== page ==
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South Carolina collective partners with designer to create NIL trading cards for soccer players

Jeremy Crabtree03/09/23

Trading cards continue to develop into one of the most popular uses by student-athletes of their name, image and likeness.

Companies – such as Leaf Trading Cards and even local businesses like Jacksons Food Stores – have struck NIL deals with players and schools to create trading cards that feature everybody from Heisman Trophy winner Caleb Williams to Tennessee five-star quarterback Nico Iamaleava to LSU star gymnast, entrepreneur and social media personality Livvy Dunne.

The use of trading cards for NIL activity took another step forward Wednesday, when Johnso Creative announced it partnered with South Carolina-focused collective Garnet Trust to release four new trading cards featuring some top players from the Gamecock’s nationally ranked women’s soccer team. The deal through the Garnet Trust will allow Hallie Meadows, Catherine Barry, Payton Patrick and Taylor Jacobson to receive 100% of the profits from sales.

“We can’t think of a better way to celebrate Women’s International Day than to honor these amazing student-athletes from Gamecock women’s soccer,” Garnet Trust said in a statement.

Meadows was an SEC Academic Honor Roll pick in the 2020 and 2021 seasons. Patrick played 98 minutes for the Gamecocks in the 2022 season. Barry played in 24 games for South Carolina in 2022, and she led the team in goals, points, shots and shots on goal for the 2020 and 2021 seasons. Jacobson also played in 24 games for Carolina in 2022.

How the NIL card deal developed

Johnso Creative is run by Joe Johnson, the former creative director and graphic designer for Oklahoma State and South Carolina football. He recently agreed to his first major NIL deal with Florida State star running back Trey Benson. Johnson is quickly building a reputation as one of the most sought-after trading card designers in the industry, and partnering with Garnet Trust was the next logical step for his business.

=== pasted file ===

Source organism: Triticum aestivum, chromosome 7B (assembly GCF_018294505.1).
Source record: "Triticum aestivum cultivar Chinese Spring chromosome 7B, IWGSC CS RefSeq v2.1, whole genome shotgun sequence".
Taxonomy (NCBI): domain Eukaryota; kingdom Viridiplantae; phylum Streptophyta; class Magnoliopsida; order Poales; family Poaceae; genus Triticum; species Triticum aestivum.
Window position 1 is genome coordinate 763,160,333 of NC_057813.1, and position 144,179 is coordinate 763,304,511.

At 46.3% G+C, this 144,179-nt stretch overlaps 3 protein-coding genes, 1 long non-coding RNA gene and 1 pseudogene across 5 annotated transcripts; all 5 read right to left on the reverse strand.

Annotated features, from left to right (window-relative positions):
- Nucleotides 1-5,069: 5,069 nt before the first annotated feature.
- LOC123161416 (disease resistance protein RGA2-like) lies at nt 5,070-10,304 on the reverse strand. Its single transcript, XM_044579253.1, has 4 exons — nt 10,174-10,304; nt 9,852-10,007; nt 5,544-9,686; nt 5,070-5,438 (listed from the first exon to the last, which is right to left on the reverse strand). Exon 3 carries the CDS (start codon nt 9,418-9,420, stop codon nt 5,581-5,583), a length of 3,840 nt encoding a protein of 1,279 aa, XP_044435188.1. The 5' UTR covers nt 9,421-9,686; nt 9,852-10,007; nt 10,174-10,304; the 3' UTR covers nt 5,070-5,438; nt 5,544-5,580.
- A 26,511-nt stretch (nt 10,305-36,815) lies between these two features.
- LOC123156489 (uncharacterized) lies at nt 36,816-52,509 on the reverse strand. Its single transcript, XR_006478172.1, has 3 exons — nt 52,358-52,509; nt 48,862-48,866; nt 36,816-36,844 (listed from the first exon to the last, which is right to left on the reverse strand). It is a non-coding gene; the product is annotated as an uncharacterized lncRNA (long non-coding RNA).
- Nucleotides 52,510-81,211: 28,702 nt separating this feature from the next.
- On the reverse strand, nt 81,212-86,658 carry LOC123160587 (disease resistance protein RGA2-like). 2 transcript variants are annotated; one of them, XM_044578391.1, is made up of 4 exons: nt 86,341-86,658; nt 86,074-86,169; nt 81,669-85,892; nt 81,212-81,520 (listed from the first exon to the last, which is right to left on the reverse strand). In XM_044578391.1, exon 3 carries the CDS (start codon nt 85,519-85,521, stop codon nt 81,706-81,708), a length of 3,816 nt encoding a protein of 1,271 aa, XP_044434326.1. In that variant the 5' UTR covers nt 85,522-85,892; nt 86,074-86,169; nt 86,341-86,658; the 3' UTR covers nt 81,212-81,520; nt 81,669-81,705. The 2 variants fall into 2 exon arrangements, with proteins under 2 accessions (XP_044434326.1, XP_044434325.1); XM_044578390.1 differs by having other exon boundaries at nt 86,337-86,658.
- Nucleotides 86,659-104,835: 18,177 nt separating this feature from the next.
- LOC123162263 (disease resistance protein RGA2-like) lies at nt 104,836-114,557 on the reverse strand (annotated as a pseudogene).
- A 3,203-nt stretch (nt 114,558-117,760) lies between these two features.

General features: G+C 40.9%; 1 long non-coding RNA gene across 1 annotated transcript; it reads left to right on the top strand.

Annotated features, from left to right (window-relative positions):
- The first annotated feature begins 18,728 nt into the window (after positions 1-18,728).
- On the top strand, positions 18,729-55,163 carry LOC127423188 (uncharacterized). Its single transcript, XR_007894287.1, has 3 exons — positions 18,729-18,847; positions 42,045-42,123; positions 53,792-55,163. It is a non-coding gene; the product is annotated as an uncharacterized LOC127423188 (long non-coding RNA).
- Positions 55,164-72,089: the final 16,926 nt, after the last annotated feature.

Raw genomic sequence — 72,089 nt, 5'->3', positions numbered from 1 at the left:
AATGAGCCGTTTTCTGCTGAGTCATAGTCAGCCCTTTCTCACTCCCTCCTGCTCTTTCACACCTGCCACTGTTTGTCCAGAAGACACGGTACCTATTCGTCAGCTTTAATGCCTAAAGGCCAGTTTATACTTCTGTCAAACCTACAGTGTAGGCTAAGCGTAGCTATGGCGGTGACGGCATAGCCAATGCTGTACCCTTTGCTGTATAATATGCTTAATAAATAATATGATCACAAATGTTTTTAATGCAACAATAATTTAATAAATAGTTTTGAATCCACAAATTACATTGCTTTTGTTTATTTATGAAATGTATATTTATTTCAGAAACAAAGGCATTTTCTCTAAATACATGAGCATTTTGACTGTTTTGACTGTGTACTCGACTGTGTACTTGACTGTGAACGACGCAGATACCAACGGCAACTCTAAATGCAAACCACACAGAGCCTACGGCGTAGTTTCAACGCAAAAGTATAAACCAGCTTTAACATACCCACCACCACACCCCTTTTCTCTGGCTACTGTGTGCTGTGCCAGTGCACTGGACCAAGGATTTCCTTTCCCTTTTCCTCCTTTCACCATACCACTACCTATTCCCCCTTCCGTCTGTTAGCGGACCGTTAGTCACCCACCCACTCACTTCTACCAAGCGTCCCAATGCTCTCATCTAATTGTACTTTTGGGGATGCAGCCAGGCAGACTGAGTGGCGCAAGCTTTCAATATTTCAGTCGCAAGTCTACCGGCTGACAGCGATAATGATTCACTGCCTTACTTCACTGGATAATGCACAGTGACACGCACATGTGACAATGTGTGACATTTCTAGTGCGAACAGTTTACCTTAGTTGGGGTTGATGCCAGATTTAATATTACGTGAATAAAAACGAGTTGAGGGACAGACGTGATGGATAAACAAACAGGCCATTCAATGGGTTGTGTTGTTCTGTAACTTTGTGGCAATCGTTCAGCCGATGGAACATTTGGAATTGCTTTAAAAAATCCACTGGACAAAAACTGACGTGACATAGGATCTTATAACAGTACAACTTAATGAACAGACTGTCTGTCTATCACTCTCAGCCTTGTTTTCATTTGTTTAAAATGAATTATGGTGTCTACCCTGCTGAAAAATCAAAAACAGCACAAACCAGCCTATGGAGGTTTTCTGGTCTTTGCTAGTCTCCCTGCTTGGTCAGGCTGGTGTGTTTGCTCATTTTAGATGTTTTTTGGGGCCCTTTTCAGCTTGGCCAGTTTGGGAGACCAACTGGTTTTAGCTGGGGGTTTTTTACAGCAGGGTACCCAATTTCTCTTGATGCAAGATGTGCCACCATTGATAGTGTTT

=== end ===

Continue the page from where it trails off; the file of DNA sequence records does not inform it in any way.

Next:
“The initial reaction has been very positive,” Johnson told On3. “The fans in South Carolina are second to none. They support their athletes, and I don’t think this will be any different.

“The Garnet Trust reached out, and we worked up a deal that would include their logo on the back of the card. The athletes will receive 100% of the profits from this sale. This is pretty amazing. But that’s what NIL does. It creates amazing opportunities for these kids.”

All four players and the collective have openly promoted the trading cards on their social media handles. The cards will soon be available on JohnsoCreative.com.

“We’re working through the designs still, but they will be somewhat close to the initial design we posted,” Johnson said. “I want to make sure we keep everything on-brand in a way that connects directly with the South Carolina fan base because that’s important.”

Will other collectives follow Garnet Trust’s plan?

Several NIL observers heaped praise on the Garnet Trust for teaming up with Johnso Creative to create the trading cards. Some even highlighted the fact the cards launched with four female-student athletes. The 100% of the proceeds going to the soccer players also was viewed as a positive move.

Recently, there have been mounting questions about how supportive collectives across the country have been for female student-athletes. Only 34% of collectives benefit women’s sports, according to NIL marketplace Opendorse. Plus, some experts recently told the San Francisco Chronicle the NCAA’s difficulty to regulate collectives because of their third-party status potentially enables violations of Title IX.

Johnson said he’s hopeful this is just the beginning of collectives getting active in the NIL trading card space.

“I sure hope so,” Johnson told On3. “It’s a great way to make a positive impact for the athlete. Not to mention, they’re getting their first trading card. I could see businesses that are involved with NIL reach out as well; it would undoubtedly be a different marketing opportunity for the companies involved.

“I think this is such a different way to support collegiate athletics directly for potential NIL sponsorship. It creates a direct link between player and sponsor right on the back of the card.”